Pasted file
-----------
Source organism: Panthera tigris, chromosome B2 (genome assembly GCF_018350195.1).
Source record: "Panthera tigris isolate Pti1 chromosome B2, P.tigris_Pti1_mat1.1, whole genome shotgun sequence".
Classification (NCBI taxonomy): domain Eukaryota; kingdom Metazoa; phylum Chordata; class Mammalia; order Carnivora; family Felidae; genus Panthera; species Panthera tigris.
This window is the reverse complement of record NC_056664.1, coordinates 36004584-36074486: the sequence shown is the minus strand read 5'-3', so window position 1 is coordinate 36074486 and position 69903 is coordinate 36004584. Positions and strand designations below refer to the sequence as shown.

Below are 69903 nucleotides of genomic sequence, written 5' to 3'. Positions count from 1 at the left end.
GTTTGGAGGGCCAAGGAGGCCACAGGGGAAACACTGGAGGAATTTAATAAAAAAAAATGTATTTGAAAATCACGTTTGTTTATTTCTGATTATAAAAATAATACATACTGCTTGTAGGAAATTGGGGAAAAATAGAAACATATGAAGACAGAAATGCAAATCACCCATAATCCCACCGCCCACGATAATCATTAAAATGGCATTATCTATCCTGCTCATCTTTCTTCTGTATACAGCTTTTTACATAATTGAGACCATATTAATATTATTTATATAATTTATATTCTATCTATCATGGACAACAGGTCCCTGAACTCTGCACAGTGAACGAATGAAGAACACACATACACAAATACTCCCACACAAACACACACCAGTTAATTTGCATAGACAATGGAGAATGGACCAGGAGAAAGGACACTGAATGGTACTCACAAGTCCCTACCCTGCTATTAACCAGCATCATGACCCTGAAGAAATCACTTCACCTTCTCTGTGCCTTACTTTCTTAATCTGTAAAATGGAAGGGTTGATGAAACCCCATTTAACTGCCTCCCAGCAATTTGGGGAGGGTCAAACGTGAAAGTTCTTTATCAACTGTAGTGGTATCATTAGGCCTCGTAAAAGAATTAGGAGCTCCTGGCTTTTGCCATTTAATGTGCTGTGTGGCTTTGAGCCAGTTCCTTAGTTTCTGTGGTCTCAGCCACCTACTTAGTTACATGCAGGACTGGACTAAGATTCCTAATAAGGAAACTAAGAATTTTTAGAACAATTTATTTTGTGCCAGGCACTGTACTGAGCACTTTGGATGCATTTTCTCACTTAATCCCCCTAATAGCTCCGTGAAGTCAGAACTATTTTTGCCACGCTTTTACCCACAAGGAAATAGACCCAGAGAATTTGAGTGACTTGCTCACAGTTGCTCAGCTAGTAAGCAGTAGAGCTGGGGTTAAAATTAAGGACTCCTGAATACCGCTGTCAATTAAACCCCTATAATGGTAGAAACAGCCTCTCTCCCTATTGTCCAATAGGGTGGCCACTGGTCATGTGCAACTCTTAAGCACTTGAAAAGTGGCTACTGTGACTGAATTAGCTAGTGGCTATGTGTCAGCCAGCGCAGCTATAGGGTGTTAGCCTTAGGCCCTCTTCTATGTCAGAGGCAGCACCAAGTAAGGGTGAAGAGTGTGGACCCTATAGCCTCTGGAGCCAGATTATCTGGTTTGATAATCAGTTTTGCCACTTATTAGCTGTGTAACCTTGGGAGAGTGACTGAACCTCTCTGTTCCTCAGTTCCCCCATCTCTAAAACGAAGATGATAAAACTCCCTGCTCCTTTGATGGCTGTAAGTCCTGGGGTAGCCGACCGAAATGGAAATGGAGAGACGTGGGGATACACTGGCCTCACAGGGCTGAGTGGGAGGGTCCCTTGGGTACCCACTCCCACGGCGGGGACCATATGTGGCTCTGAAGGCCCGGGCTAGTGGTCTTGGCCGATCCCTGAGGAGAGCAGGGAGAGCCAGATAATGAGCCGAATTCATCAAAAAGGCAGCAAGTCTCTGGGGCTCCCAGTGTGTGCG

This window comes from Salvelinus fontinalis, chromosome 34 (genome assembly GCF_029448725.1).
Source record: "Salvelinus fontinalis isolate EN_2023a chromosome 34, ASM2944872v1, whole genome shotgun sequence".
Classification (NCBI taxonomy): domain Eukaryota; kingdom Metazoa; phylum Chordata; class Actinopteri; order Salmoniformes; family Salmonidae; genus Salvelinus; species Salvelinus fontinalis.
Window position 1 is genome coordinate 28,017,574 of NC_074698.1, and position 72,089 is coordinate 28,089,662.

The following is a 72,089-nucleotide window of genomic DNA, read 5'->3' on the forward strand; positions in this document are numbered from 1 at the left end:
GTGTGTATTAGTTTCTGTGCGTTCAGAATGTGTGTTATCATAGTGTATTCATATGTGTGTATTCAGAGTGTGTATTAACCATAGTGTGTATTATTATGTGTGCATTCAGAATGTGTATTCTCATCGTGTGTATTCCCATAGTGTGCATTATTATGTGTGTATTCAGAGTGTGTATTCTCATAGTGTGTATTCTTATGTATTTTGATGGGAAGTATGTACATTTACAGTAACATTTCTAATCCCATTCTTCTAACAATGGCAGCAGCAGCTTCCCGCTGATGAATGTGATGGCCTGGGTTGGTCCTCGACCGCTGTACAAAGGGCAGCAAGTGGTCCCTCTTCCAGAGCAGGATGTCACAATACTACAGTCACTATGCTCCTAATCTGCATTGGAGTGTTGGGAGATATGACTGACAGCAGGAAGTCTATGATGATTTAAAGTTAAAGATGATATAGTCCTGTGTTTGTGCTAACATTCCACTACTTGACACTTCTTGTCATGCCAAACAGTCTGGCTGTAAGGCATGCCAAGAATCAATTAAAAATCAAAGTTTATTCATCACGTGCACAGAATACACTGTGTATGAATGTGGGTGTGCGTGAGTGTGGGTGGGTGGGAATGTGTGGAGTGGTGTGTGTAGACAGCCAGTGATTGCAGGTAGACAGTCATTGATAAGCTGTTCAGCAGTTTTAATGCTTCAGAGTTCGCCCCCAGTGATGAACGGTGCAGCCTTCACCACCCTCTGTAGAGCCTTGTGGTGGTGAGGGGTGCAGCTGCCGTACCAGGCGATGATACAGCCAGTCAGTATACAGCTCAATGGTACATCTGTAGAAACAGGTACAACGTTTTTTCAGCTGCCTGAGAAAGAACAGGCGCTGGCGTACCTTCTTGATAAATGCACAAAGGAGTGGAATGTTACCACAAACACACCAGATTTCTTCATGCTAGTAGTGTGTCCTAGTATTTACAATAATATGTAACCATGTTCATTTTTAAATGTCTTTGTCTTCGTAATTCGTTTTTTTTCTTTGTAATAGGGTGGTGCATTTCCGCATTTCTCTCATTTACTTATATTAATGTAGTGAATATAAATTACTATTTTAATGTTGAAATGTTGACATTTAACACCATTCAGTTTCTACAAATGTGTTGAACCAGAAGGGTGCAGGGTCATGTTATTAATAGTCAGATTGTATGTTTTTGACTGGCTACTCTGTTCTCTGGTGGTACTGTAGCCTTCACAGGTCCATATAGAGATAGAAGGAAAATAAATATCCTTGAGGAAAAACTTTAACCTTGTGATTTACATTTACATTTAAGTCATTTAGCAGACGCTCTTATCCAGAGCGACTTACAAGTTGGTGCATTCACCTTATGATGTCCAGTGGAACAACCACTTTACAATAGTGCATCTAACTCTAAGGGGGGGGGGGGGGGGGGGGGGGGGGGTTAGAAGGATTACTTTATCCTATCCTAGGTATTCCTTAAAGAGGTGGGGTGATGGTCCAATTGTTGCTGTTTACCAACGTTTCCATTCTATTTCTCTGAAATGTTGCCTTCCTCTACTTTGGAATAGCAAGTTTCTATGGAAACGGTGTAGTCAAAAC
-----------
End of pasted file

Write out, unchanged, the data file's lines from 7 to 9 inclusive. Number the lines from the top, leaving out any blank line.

This window comes from Salvelinus fontinalis, chromosome 34 (genome assembly GCF_029448725.1).
Source record: "Salvelinus fontinalis isolate EN_2023a chromosome 34, ASM2944872v1, whole genome shotgun sequence".
Classification (NCBI taxonomy): domain Eukaryota; kingdom Metazoa; phylum Chordata; class Actinopteri; order Salmoniformes; family Salmonidae; genus Salvelinus; species Salvelinus fontinalis.